A panel of distinguished speakers will debate these issues and reflect on the nature of regulation: its costs, its benefits, and its place in modern society.

    Discussing these issues will be:

    Mr Philip Cullum - Deputy Chief Executive, National Consumer Council
    Mr Matthew Fell - Head of Group Corporate Affairs, Confederation of British Industry
    Mr Alexander Ehmann - Regulation and Enterprise Policy Adviser, Institute of Directors
    Dr Colin Church - Director, Regulatory Innovation, Better Regulation Executive
    Mr David Norgrove - Chairman, The Pensions Regulator

    The discussion will be chaired by Professor Bridget Hutter, Director of CARR.

    This event is free and open to all with no ticket required.

2004

  • Are Risk Managers Dangerous?
    CARR and The Economist, LSE, October 2004

    Opening the debate, Mike Power of CARR portrayed risk managers as "cosmetic, legalistic and concerned with appearances". In contrast, Reg Hinckley of BP thought the overall effect of risk managers was, on balance, positive. They had contributed to the quantification of risk, and had at least prompted the 'right sort' of boardroom discussions.

    Avinash Persaud put the case differently: risk management wasn't working. Risk management should ensure that risks are distributed according to the ability to carry risks. In practice, risks are being transferred from those, such as banks, who can afford to take risks, to members of the public who cannot. Likewise, a 'one size fits all' mentality among risk managers had the perverse effect of destroying the diversity which successful risk management values, and increasing volatility.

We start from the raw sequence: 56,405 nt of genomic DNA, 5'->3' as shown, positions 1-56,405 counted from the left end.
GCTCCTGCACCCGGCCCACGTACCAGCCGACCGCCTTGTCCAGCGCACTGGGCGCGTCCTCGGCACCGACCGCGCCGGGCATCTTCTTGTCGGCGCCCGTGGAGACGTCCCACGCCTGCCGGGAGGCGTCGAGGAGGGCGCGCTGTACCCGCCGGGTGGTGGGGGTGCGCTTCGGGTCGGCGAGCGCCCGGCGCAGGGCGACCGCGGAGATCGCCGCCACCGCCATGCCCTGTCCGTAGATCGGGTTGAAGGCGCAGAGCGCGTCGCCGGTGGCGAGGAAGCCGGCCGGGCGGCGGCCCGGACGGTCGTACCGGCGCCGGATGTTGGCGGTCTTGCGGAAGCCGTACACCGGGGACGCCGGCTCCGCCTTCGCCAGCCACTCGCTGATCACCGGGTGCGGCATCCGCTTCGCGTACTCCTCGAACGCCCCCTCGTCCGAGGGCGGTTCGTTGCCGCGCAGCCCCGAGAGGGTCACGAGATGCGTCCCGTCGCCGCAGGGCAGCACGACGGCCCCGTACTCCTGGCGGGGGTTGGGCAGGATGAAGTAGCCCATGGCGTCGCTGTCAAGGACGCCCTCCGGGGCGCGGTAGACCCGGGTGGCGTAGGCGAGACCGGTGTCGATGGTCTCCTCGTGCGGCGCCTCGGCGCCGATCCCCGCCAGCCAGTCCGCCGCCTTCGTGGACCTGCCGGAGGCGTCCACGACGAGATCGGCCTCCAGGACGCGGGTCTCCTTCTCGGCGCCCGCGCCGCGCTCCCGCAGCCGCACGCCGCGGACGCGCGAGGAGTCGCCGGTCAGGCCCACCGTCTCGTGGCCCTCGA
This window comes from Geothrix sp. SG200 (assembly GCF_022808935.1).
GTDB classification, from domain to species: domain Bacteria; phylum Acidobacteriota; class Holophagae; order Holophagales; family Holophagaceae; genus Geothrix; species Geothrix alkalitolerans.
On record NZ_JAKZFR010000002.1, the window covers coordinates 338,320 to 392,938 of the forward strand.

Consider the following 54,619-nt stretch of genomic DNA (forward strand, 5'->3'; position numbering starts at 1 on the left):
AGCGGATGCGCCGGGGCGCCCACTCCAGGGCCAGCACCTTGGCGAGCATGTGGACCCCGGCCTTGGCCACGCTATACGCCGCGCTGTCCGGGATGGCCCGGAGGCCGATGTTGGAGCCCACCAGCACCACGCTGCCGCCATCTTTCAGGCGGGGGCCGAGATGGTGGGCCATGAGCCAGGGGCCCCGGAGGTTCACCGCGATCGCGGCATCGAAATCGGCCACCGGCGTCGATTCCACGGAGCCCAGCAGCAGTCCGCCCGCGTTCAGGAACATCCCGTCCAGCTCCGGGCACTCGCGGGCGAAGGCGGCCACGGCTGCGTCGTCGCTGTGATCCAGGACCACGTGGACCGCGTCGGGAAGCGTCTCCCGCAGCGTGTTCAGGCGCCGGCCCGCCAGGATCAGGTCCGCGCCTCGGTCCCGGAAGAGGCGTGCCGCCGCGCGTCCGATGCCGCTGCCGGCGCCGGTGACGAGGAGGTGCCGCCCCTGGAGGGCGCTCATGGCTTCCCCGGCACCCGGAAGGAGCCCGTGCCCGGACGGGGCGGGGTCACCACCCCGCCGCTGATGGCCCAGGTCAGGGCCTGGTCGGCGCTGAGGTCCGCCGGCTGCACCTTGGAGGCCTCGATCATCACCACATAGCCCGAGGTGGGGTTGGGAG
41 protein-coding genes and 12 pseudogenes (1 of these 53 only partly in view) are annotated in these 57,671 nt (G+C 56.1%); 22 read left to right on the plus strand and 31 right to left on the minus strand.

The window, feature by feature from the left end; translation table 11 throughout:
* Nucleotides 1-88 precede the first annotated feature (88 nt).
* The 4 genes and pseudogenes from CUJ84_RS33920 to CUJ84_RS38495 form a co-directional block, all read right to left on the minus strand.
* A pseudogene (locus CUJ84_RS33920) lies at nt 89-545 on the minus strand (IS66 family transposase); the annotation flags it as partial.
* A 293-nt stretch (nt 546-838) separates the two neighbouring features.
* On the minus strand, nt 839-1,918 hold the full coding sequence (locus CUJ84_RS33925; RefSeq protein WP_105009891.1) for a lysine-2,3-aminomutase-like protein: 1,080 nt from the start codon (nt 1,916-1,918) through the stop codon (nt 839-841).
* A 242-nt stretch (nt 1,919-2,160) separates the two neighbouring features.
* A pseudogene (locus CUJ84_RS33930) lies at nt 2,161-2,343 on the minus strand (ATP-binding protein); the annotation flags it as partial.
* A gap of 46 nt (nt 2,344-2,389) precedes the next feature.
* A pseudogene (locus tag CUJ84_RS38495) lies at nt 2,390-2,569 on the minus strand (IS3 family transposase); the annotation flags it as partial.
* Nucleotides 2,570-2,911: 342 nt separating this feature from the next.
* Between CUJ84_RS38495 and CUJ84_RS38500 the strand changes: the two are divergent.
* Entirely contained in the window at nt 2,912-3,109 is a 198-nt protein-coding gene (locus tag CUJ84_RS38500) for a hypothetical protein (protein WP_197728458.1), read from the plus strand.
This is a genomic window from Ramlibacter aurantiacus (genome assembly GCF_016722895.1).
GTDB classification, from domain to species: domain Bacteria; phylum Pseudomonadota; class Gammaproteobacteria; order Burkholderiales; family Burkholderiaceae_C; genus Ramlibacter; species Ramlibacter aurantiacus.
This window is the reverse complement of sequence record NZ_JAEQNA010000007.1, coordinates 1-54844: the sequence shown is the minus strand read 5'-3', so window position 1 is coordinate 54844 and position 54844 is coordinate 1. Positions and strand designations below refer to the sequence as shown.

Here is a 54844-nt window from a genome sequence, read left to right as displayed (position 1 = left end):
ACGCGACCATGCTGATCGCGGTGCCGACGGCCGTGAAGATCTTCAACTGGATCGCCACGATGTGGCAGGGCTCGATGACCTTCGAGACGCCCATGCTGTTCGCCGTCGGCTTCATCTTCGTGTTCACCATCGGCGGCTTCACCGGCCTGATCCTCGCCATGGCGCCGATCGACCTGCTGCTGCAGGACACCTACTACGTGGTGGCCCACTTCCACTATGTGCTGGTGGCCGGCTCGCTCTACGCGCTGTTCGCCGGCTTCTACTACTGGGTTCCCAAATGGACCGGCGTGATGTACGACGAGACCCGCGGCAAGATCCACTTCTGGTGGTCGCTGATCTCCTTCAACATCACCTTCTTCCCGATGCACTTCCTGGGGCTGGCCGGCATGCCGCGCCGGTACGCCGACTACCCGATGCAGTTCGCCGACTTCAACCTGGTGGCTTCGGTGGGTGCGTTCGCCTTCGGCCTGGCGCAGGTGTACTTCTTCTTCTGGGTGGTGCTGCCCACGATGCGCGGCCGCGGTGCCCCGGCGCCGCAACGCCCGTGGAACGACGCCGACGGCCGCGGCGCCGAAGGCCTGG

A somewhat equivocal response was provided by Thierry Van Santen of Group Danone: the problem was the failure to distinguish between compliance and risk management. The job of the latter is to identify good and bad risks - since the company which takes no risks has no future.

    A hand count of the audience suggested that the proponents had succeeding in convincing a majority that risk managers - the minority, perhaps? - were indeed dangerous.

    Panel
    Professor Avinash Persaud, Investment Director, GAM London Ltd,
    Professor Mike Power, PD Leake Professor of Accounting and Co-Director, CARR,
    Dr Reg Hinkley, Commercial Director, Integrated Supply and Trading, BP,
    Thierry Van Santen, Corporate Risk Manager, Group Danone

    Chair
    Howard Davies, Director, LSE

2003

  • Innovation, Social Risk and Political Responsibility

    Speaker: Piero Bassetti, President, Alta Scuola di Economia e Relazioni Internazionali (ASERI) and Fondazione Giannino Bassetti
    Chair: Claudio Ciborra
    Date
    : 14 May 2003
    Time: 6.30pm
    Venue: Hong Kong Theatre

    Abstract

    A look at the issues that complicate innovative political or business decisions in a society of risk and uncertainty, using as examples the decisions taken by the Allianz insurance company after September 11 and the issue of the introduction of genetically modified organisms in a context such as the North of Italy.

    Reflecting the interdisciplinary content of the subject, the academic events were co-sponsored by the ESRC Centre for Analysis of Risk and Regulation (CARR), the Department of Information Systems and the LSE Cities Programme.

    Video footage of the discussion seminar held on 15 May 2003 is available from the Information Systems website.